Fri, 18 Jul 2003

Police raid gambling dens, arrest 565 people

Damar Harsanto The Jakarta Post Jakarta

Police have launched a concerted raid against several gambling dens in the capital and arrested 565 people as suspects in a month-long raid.

The city police chief detective of the vice and street hoodlums section, Adj. Sr. Comr. Idham Azis, said on Thursday that raids were made after a tip from another citizen.

"It's part of the police effort to get rid of unauthorized gambling in the city," he said.

In the latest crackdown on Wednesday evening, the police raided four covert casinos: one in Mega Mall Pluit, North Jakarta; another at Gading 89 in Kelapa Gading, North Jakarta; one in ITC Roxy Mas and the Malioboro building on Jl. Gajah Mada, both in Central Jakarta.

Police arrested 119 suspects on Wednesday and seized Rp 37.4 million (US$4,560) in cash and 18 processing devices, which is a software system to run the gambling machines.

"We have detained 26 of those arrested. We won't release from them from detention," Idham said, adding that the remaining 93 were required to report to the police once a week.

All 565 of the suspects will reportedly be put on trial.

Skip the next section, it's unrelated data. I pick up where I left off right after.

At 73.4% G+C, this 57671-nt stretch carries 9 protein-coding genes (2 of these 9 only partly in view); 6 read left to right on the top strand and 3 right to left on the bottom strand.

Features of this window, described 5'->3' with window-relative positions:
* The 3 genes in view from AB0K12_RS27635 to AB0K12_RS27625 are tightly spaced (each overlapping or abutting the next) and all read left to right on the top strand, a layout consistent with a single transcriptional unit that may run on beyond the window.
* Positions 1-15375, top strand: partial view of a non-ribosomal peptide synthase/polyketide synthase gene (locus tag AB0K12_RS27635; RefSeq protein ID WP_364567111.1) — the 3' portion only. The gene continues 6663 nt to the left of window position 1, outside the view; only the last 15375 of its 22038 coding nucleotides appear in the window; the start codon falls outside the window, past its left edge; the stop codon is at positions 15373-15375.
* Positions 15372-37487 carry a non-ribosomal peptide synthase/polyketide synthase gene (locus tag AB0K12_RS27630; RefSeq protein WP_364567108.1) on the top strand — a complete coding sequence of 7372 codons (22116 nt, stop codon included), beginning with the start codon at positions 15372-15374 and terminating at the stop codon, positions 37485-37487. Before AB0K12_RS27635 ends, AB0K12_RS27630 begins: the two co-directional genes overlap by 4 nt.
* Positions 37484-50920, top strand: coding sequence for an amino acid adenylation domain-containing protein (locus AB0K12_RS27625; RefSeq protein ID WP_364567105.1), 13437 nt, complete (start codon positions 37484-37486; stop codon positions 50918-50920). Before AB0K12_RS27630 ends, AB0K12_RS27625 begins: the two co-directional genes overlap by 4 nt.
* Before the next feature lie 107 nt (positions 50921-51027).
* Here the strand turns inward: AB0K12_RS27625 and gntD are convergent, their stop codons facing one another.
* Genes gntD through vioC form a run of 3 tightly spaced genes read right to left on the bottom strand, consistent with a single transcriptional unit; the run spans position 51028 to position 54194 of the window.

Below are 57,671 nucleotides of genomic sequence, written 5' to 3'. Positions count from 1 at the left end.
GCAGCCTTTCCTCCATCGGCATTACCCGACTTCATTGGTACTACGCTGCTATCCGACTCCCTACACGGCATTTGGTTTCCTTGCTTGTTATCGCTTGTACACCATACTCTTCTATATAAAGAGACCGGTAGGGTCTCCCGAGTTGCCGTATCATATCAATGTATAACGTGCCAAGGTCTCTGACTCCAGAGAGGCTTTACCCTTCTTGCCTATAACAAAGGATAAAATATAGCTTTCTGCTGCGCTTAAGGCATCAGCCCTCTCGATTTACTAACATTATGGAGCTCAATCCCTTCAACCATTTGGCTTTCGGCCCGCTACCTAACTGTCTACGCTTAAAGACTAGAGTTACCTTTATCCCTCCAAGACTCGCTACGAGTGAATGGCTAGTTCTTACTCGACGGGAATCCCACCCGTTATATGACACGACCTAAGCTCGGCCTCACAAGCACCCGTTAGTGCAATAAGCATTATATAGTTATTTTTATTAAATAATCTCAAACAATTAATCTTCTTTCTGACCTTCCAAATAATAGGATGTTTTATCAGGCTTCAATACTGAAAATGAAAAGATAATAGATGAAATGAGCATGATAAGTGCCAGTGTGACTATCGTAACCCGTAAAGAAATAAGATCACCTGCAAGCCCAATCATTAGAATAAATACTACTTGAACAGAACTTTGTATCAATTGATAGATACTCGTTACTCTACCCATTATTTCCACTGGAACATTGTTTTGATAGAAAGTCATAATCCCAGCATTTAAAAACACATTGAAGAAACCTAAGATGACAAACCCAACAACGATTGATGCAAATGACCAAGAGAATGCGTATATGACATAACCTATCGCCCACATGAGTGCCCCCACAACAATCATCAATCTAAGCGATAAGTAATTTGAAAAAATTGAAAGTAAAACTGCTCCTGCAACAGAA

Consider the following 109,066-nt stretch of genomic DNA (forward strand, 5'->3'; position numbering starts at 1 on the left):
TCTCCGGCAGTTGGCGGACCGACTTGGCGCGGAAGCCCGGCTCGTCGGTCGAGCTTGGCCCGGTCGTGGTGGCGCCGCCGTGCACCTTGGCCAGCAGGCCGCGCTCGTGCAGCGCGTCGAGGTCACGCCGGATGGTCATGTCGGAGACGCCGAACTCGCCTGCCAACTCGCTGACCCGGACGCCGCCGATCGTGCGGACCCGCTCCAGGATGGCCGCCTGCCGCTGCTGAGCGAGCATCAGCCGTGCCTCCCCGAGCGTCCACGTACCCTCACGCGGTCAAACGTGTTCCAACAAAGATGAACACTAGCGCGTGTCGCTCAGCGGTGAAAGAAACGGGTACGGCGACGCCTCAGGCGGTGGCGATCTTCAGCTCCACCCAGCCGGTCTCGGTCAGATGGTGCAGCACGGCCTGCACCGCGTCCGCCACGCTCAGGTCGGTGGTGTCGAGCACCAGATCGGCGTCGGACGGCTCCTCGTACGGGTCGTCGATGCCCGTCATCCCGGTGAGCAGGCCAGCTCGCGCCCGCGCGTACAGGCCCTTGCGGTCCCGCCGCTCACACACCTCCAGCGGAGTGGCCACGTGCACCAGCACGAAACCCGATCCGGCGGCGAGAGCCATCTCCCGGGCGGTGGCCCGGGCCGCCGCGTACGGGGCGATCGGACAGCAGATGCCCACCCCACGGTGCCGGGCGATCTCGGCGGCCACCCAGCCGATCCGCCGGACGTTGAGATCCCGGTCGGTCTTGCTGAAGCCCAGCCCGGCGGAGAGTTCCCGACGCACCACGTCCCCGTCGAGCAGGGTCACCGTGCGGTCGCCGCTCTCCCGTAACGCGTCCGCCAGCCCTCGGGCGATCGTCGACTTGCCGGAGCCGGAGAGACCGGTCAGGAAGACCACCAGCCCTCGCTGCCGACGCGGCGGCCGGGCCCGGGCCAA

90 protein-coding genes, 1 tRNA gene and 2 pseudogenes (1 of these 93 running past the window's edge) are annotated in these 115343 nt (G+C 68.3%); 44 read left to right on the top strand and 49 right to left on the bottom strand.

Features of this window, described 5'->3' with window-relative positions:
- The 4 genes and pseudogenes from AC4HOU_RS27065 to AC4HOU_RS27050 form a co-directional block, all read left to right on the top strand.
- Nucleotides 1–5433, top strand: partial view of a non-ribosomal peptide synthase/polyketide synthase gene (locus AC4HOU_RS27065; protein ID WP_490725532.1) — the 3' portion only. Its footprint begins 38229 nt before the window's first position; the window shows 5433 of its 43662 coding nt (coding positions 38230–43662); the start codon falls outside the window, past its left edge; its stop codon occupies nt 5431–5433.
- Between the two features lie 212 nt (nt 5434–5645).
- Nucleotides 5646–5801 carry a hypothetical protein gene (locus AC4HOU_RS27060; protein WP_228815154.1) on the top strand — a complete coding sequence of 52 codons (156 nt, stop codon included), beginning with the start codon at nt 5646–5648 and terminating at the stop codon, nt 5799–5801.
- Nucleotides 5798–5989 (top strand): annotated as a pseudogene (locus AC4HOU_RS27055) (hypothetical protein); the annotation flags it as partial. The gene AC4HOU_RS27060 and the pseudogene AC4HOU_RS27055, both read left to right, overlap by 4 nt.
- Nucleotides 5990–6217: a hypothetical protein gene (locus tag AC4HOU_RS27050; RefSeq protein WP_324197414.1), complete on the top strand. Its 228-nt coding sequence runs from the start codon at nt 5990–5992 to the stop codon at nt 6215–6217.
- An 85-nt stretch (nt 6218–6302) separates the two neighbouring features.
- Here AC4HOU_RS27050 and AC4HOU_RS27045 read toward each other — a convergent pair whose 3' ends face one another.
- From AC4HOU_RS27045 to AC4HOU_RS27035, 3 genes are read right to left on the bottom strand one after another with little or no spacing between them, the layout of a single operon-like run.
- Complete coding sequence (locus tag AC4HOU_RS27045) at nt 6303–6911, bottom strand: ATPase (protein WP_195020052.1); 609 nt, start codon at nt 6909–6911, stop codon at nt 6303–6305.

According to prevailing law and regulations, including government regulation No. 9/1981, all forms of gambling are a crime. Those who break the law may be sentenced to a maximum 10 years in jail or fined up to Rp 10 million.

Despite the arrests, Idham admitted that no known gambling bosses were arrested.

"Most of them are only managers of the sites," he said.

The police have claimed publicly that they are trying to fight gambling in the city, but amazingly enough gambling dens seem to be on the increase. It is essentially public knowledge that the police themselves often "protect" the illegal businesses and use them as cash cows.

Back in the 1970s, then governor Ali Sadikin legalized gambling by providing limited locations for gambling. The places were still "protected" by unscrupulous officials who also may have benefited financially.

City revenue from gambling taxes was used to finance development projects in the city.

After criticism from ulemas and other religious leaders, gambling was later banned.

Incumbent Governor Sutiyoso said in April last year that his administration planned to build infrastructure for casinos in the Thousand Islands, North Jakarta.

However, his administration failed to implement the plan due to strong opposition from some public figures.